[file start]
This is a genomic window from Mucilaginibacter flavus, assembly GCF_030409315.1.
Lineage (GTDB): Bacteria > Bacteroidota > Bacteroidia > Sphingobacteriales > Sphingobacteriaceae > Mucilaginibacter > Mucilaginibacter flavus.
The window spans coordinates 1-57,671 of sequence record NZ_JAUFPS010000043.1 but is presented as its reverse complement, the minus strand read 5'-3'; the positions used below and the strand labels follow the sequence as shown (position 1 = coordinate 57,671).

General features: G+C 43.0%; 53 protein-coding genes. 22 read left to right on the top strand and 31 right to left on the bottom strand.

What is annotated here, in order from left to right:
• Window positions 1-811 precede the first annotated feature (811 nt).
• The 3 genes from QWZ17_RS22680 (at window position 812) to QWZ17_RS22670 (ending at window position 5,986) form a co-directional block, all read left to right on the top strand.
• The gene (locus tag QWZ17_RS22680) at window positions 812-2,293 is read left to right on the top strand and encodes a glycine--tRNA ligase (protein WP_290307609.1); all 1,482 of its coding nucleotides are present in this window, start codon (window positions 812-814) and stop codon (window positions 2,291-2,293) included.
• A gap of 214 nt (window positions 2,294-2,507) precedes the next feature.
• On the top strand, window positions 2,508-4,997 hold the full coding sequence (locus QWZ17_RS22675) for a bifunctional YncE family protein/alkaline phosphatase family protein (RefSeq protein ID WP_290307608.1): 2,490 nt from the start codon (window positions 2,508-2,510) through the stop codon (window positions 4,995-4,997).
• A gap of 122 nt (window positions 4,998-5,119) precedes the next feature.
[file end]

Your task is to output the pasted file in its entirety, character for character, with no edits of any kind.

This is a genomic window from Mucilaginibacter flavus, assembly GCF_030409315.1.
Lineage (GTDB): Bacteria > Bacteroidota > Bacteroidia > Sphingobacteriales > Sphingobacteriaceae > Mucilaginibacter > Mucilaginibacter flavus.
The window spans coordinates 1-57,671 of sequence record NZ_JAUFPS010000043.1 but is presented as its reverse complement, the minus strand read 5'-3'; the positions used below and the strand labels follow the sequence as shown (position 1 = coordinate 57,671).

General features: G+C 43.0%; 53 protein-coding genes. 22 read left to right on the top strand and 31 right to left on the bottom strand.

What is annotated here, in order from left to right:
• Window positions 1-811 precede the first annotated feature (811 nt).
• The 3 genes from QWZ17_RS22680 (at window position 812) to QWZ17_RS22670 (ending at window position 5,986) form a co-directional block, all read left to right on the top strand.
• The gene (locus tag QWZ17_RS22680) at window positions 812-2,293 is read left to right on the top strand and encodes a glycine--tRNA ligase (protein WP_290307609.1); all 1,482 of its coding nucleotides are present in this window, start codon (window positions 812-814) and stop codon (window positions 2,291-2,293) included.
• A gap of 214 nt (window positions 2,294-2,507) precedes the next feature.
• On the top strand, window positions 2,508-4,997 hold the full coding sequence (locus QWZ17_RS22675) for a bifunctional YncE family protein/alkaline phosphatase family protein (RefSeq protein ID WP_290307608.1): 2,490 nt from the start codon (window positions 2,508-2,510) through the stop codon (window positions 4,995-4,997).
• A gap of 122 nt (window positions 4,998-5,119) precedes the next feature.